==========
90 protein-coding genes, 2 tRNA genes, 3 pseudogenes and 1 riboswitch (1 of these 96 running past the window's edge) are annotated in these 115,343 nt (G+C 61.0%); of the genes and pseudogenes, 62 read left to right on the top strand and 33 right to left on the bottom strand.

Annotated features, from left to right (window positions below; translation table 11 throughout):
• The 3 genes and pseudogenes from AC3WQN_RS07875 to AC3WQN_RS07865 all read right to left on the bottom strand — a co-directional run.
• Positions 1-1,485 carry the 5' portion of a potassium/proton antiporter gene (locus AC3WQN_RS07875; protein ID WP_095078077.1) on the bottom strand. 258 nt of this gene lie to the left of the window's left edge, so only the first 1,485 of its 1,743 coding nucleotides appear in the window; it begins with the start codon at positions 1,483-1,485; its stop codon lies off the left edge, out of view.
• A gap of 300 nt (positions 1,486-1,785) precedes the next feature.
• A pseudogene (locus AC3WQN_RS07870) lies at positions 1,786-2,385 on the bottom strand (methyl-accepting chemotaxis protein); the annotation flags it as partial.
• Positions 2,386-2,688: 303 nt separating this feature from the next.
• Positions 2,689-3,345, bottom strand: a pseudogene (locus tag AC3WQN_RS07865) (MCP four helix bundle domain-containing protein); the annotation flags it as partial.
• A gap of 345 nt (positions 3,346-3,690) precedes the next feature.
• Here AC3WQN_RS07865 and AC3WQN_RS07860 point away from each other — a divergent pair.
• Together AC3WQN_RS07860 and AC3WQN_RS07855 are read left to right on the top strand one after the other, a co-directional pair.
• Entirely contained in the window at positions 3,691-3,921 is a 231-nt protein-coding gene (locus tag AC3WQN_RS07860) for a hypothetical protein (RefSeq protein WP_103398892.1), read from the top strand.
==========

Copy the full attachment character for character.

90 protein-coding genes, 2 tRNA genes, 3 pseudogenes and 1 riboswitch (1 of these 96 running past the window's edge) are annotated in these 115,343 nt (G+C 61.0%); of the genes and pseudogenes, 62 read left to right on the top strand and 33 right to left on the bottom strand.

Annotated features, from left to right (window positions below; translation table 11 throughout):
• The 3 genes and pseudogenes from AC3WQN_RS07875 to AC3WQN_RS07865 all read right to left on the bottom strand — a co-directional run.
• Positions 1-1,485 carry the 5' portion of a potassium/proton antiporter gene (locus AC3WQN_RS07875; protein ID WP_095078077.1) on the bottom strand. 258 nt of this gene lie to the left of the window's left edge, so only the first 1,485 of its 1,743 coding nucleotides appear in the window; it begins with the start codon at positions 1,483-1,485; its stop codon lies off the left edge, out of view.
• A gap of 300 nt (positions 1,486-1,785) precedes the next feature.
• A pseudogene (locus AC3WQN_RS07870) lies at positions 1,786-2,385 on the bottom strand (methyl-accepting chemotaxis protein); the annotation flags it as partial.
• Positions 2,386-2,688: 303 nt separating this feature from the next.
• Positions 2,689-3,345, bottom strand: a pseudogene (locus tag AC3WQN_RS07865) (MCP four helix bundle domain-containing protein); the annotation flags it as partial.
• A gap of 345 nt (positions 3,346-3,690) precedes the next feature.
• Here AC3WQN_RS07865 and AC3WQN_RS07860 point away from each other — a divergent pair.
• Together AC3WQN_RS07860 and AC3WQN_RS07855 are read left to right on the top strand one after the other, a co-directional pair.
• Entirely contained in the window at positions 3,691-3,921 is a 231-nt protein-coding gene (locus tag AC3WQN_RS07860) for a hypothetical protein (RefSeq protein WP_103398892.1), read from the top strand.